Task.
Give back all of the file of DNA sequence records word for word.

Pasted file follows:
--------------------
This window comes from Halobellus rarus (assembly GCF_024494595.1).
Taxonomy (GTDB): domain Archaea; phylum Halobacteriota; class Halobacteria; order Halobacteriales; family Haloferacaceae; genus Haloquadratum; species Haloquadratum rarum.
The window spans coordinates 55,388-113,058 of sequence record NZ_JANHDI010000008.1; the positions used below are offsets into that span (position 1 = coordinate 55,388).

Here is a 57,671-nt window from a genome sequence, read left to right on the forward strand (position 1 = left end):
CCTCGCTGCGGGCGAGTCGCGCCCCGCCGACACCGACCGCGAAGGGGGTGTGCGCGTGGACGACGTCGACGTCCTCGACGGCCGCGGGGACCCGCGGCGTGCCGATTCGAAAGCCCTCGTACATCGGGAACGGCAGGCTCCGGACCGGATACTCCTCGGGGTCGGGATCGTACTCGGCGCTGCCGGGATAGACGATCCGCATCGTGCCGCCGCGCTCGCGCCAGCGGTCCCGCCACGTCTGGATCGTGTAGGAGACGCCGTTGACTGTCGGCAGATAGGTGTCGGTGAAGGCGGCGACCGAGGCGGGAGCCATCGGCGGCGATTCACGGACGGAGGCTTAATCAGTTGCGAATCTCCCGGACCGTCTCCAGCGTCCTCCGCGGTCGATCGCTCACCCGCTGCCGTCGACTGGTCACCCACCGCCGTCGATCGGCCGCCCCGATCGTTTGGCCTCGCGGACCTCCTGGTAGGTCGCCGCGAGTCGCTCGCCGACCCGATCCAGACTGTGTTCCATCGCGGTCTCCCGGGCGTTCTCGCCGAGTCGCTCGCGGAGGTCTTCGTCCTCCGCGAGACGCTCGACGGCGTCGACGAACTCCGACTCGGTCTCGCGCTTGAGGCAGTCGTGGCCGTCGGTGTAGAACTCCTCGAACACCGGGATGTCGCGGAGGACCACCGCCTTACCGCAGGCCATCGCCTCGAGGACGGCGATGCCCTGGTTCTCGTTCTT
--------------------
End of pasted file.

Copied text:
This window comes from Halobellus rarus (assembly GCF_024494595.1).
Taxonomy (GTDB): domain Archaea; phylum Halobacteriota; class Halobacteria; order Halobacteriales; family Haloferacaceae; genus Haloquadratum; species Haloquadratum rarum.
The window spans coordinates 55,388-113,058 of sequence record NZ_JANHDI010000008.1; the positions used below are offsets into that span (position 1 = coordinate 55,388).

Here is a 57,671-nt window from a genome sequence, read left to right on the forward strand (position 1 = left end):
CCTCGCTGCGGGCGAGTCGCGCCCCGCCGACACCGACCGCGAAGGGGGTGTGCGCGTGGACGACGTCGACGTCCTCGACGGCCGCGGGGACCCGCGGCGTGCCGATTCGAAAGCCCTCGTACATCGGGAACGGCAGGCTCCGGACCGGATACTCCTCGGGGTCGGGATCGTACTCGGCGCTGCCGGGATAGACGATCCGCATCGTGCCGCCGCGCTCGCGCCAGCGGTCCCGCCACGTCTGGATCGTGTAGGAGACGCCGTTGACTGTCGGCAGATAGGTGTCGGTGAAGGCGGCGACCGAGGCGGGAGCCATCGGCGGCGATTCACGGACGGAGGCTTAATCAGTTGCGAATCTCCCGGACCGTCTCCAGCGTCCTCCGCGGTCGATCGCTCACCCGCTGCCGTCGACTGGTCACCCACCGCCGTCGATCGGCCGCCCCGATCGTTTGGCCTCGCGGACCTCCTGGTAGGTCGCCGCGAGTCGCTCGCCGACCCGATCCAGACTGTGTTCCATCGCGGTCTCCCGGGCGTTCTCGCCGAGTCGCTCGCGGAGGTCTTCGTCCTCCGCGAGACGCTCGACGGCGTCGACGAACTCCGACTCGGTCTCGCGCTTGAGGCAGTCGTGGCCGTCGGTGTAGAACTCCTCGAACACCGGGATGTCGCGGAGGACCACCGCCTTACCGCAGGCCATCGCCTCGAGGACGGCGATGCCCTGGTTCTCGTTCTT